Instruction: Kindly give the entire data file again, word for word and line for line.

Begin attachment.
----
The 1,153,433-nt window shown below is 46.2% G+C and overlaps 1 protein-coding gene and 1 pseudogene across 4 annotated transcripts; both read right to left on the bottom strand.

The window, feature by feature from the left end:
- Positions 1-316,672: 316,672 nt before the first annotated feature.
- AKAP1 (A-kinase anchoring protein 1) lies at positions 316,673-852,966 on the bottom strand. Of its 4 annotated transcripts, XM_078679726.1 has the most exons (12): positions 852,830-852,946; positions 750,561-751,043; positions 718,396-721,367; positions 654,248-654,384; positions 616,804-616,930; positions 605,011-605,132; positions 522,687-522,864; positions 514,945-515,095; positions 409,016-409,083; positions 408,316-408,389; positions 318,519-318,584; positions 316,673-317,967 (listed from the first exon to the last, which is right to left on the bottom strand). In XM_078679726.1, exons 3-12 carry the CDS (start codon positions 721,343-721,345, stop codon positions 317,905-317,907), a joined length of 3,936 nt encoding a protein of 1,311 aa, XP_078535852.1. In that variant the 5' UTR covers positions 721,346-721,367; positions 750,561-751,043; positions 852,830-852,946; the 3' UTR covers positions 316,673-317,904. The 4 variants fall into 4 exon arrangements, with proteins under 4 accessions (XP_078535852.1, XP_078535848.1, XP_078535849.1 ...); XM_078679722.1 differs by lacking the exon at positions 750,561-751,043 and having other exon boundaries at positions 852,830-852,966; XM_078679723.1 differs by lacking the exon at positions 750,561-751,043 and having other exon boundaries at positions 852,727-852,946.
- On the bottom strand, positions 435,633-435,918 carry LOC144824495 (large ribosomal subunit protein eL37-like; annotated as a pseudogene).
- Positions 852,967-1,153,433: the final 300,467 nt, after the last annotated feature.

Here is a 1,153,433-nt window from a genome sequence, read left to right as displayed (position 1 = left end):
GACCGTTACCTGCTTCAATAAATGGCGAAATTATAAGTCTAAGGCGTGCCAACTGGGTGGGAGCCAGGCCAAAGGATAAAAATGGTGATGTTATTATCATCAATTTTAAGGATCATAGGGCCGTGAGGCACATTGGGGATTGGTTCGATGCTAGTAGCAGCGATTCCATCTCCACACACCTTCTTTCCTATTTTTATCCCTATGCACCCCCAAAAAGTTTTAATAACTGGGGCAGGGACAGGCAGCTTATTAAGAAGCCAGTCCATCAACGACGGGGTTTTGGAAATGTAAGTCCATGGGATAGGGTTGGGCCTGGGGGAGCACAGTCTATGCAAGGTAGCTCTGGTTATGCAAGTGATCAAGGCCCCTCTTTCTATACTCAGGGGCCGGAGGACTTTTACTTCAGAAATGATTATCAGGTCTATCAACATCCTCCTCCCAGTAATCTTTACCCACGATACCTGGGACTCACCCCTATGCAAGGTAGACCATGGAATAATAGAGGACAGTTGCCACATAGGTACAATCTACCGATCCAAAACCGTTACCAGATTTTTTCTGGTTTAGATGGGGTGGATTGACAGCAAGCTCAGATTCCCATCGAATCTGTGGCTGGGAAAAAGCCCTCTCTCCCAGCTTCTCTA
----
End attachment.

The 1,153,433-nt window shown below is 46.2% G+C and overlaps 1 protein-coding gene and 1 pseudogene across 4 annotated transcripts; both read right to left on the bottom strand.

The window, feature by feature from the left end:
- Positions 1-316,672: 316,672 nt before the first annotated feature.
- AKAP1 (A-kinase anchoring protein 1) lies at positions 316,673-852,966 on the bottom strand. Of its 4 annotated transcripts, XM_078679726.1 has the most exons (12): positions 852,830-852,946; positions 750,561-751,043; positions 718,396-721,367; positions 654,248-654,384; positions 616,804-616,930; positions 605,011-605,132; positions 522,687-522,864; positions 514,945-515,095; positions 409,016-409,083; positions 408,316-408,389; positions 318,519-318,584; positions 316,673-317,967 (listed from the first exon to the last, which is right to left on the bottom strand). In XM_078679726.1, exons 3-12 carry the CDS (start codon positions 721,343-721,345, stop codon positions 317,905-317,907), a joined length of 3,936 nt encoding a protein of 1,311 aa, XP_078535852.1. In that variant the 5' UTR covers positions 721,346-721,367; positions 750,561-751,043; positions 852,830-852,946; the 3' UTR covers positions 316,673-317,904. The 4 variants fall into 4 exon arrangements, with proteins under 4 accessions (XP_078535852.1, XP_078535848.1, XP_078535849.1 ...); XM_078679722.1 differs by lacking the exon at positions 750,561-751,043 and having other exon boundaries at positions 852,830-852,966; XM_078679723.1 differs by lacking the exon at positions 750,561-751,043 and having other exon boundaries at positions 852,727-852,946.
- On the bottom strand, positions 435,633-435,918 carry LOC144824495 (large ribosomal subunit protein eL37-like; annotated as a pseudogene).
- Positions 852,967-1,153,433: the final 300,467 nt, after the last annotated feature.

Here is a 1,153,433-nt window from a genome sequence, read left to right as displayed (position 1 = left end):
GACCGTTACCTGCTTCAATAAATGGCGAAATTATAAGTCTAAGGCGTGCCAACTGGGTGGGAGCCAGGCCAAAGGATAAAAATGGTGATGTTATTATCATCAATTTTAAGGATCATAGGGCCGTGAGGCACATTGGGGATTGGTTCGATGCTAGTAGCAGCGATTCCATCTCCACACACCTTCTTTCCTATTTTTATCCCTATGCACCCCCAAAAAGTTTTAATAACTGGGGCAGGGACAGGCAGCTTATTAAGAAGCCAGTCCATCAACGACGGGGTTTTGGAAATGTAAGTCCATGGGATAGGGTTGGGCCTGGGGGAGCACAGTCTATGCAAGGTAGCTCTGGTTATGCAAGTGATCAAGGCCCCTCTTTCTATACTCAGGGGCCGGAGGACTTTTACTTCAGAAATGATTATCAGGTCTATCAACATCCTCCTCCCAGTAATCTTTACCCACGATACCTGGGACTCACCCCTATGCAAGGTAGACCATGGAATAATAGAGGACAGTTGCCACATAGGTACAATCTACCGATCCAAAACCGTTACCAGATTTTTTCTGGTTTAGATGGGGTGGATTGACAGCAAGCTCAGATTCCCATCGAATCTGTGGCTGGGAAAAAGCCCTCTCTCCCAGCTTCTCTA